Track by Track is a music feature that asks musicians to give deeper insight into each song from their latest studio effort. Our latest edition finds Guided by Voices discussing their new LP, Sweating the Plague.
Guided by Voices are set to release the latest album in their prolific career, Sweating the Plague, on November 1st. Ahead of the official due date, the full thing is streaming in below.
While band mastermind Robert Pollard has released over 100 albums since forming GBV, Sweating the Plague marks the project’s 29th studio full-length. It’s their third of the year following February’s double-LP Zeppelin Over China and April’s Warp and Woof.
This time around, the indie rockers teamed with frequent collaborator Travis Harrison. As noted in a press statement, Harrison’s “counterintuitive approach to Guided By Voices’ historically lo-fi sound is that he doesn’t want it to sound homemade,” which allows the “grinding tectonic plate guitars of Doug Gillard and Bobby Bare Jr. [to] anchor the album.”
Physical pre-orders for Sweating the Plague are available via Rockathon Records. Guided by Voices have a small handful of shows coming up to close out 2019, including a planned 100-song performance at Los Angeles’ Teragram Ballroom on New Year’s Eve. Get tickets to all their gigs here or via the band’s website.
Listen to Sweating the Plague now.
For more on Sweating the Plague, Guided by Voice’s own Doug Gillard has broken down the record Track by Track.
A detached beauty of a post-genres rock song. Begins with some behind-the-bridge ES-330 strums. Wildly inventive drumming from Kevin March. Bob’s vocals alternate dissonance with later melodic hooks.
Pounding drums and Bobby’s acoustic strums start off this early 70’s-style dryly produced, hard rock number. “Its a Street Party, and the heat is insane.”
“Mother’s Milk Elementary”:
This song came to Bob wholly formed in a dream. It features a brilliant a cappella first stanza. I think even his idea for the middle passage, reminiscent of a school concert band, was in that dream.
“Heavy Like the World”:
The first single from the album. Reconfiguring an older song from Suitcase 2 called “I’d Choose You”, Bob wrote fresh new lyrics and the band bring their own styles to the parts.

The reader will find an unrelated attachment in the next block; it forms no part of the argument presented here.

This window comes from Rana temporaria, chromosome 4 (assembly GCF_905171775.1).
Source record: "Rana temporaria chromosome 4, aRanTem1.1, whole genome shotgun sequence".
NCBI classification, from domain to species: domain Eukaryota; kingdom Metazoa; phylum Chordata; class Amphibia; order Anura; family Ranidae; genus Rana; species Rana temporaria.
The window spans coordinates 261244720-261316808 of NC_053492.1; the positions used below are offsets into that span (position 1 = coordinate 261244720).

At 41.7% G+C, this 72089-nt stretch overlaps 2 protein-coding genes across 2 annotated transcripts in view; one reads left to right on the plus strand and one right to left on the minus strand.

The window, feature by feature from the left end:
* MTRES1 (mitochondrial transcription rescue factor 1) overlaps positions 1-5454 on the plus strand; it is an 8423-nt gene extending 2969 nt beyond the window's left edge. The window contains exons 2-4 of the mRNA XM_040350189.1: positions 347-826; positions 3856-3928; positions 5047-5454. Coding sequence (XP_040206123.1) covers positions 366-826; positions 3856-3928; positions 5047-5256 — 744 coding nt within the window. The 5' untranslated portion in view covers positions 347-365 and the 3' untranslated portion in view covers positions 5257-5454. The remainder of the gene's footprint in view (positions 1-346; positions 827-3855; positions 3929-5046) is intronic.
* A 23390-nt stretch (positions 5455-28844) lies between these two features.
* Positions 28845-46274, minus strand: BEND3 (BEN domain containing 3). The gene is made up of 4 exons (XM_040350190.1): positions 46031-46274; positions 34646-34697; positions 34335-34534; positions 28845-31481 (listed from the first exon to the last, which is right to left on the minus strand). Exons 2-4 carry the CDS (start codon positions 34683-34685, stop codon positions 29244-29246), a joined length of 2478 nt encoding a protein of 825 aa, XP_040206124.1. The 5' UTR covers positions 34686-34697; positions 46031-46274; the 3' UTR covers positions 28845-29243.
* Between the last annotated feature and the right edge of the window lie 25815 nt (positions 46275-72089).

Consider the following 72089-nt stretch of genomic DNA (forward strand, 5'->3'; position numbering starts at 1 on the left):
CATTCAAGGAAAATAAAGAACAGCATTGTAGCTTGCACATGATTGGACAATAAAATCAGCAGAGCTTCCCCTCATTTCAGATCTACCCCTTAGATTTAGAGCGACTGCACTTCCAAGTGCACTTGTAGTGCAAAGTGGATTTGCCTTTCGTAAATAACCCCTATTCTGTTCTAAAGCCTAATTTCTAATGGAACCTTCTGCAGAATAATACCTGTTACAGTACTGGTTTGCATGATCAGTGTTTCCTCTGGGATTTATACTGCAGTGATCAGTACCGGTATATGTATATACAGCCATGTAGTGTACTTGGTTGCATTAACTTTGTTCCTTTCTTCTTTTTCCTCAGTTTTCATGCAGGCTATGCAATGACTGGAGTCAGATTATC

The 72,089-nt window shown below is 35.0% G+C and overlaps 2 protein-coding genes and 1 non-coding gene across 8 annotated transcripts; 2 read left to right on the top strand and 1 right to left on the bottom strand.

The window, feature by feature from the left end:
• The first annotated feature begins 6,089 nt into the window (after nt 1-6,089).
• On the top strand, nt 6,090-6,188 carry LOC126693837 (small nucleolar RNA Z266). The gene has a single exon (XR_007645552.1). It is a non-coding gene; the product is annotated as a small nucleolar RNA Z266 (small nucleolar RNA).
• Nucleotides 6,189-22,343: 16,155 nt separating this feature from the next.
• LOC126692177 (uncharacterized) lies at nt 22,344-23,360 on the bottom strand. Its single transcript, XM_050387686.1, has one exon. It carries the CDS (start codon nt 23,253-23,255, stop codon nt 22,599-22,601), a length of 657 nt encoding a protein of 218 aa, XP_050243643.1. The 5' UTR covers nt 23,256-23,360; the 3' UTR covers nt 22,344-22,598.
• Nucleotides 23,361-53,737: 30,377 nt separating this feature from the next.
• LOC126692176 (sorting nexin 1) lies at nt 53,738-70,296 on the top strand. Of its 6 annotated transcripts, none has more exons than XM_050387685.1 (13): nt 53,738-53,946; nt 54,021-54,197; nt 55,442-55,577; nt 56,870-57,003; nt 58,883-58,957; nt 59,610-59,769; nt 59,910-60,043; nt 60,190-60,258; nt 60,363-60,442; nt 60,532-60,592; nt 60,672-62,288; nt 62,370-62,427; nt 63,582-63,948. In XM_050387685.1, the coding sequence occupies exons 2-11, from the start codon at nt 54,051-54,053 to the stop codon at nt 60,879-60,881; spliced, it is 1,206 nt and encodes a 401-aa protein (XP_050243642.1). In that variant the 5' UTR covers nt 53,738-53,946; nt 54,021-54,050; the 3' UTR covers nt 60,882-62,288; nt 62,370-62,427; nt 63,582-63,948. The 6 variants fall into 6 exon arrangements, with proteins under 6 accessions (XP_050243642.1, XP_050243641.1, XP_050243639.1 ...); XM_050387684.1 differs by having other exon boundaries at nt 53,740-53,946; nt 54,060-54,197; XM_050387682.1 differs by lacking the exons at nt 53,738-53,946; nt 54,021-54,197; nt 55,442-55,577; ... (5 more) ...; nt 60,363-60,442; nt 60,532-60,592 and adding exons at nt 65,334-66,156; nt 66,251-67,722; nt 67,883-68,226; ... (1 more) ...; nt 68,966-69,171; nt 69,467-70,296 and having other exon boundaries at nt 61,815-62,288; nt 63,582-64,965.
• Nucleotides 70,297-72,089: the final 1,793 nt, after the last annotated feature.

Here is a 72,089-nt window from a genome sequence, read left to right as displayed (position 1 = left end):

“Ego Central High”:
A musical inspirational poster, minus the corn. In a “fight song for everyone… to forever improve your game,” Bob guides you to Find Your Elevation over a majestic rock groove.
“The Very Second”:
A moody melodic major-minor pop rock song. This one weaves in and out of sections, gaining intensity.
“Tiger on Top”:
Multiple tempos take us through a narrative prog epic. Oh, yeah, and it really rocks.
“Unfun Glitz” is pounding heavy rock from start to finish. Guitar solo at 2:07.
“Your Cricket (Is Rather Unique)”:
This is a song formerly released in demo form on the LP Suitcase 4, redone here with Kevin on vocals and Travis Harrison on drums. 12-string acoustics, heavy electrics & solid bass round out the mix.
A driving rock song with a syncopated groove — I play a guitar riff Bob sang on his demo on the verses. Part one morphs into a beautiful day in the life-like long outro.
“My Wrestling Days Are Over”:
The woeful tale of a retired pro wrestler “still standing in the spotlight as the broken monitor prevails”. What we hear is Bob’s demo (vocals and acoustic) with our playing on top of it. There is a spirited ending complete with crowd sounds sourced from actual matches.
“Sons of the Beard”:
The album ends with epic prog. “Sons of the Beard” is a biker’s nest of a tale. Its a very dynamic multipart song, it was great fun to play synth & strings on this one. Mark Shue plays a great bass melody at the end, and the behind-bridge strums return to fade you out of the record.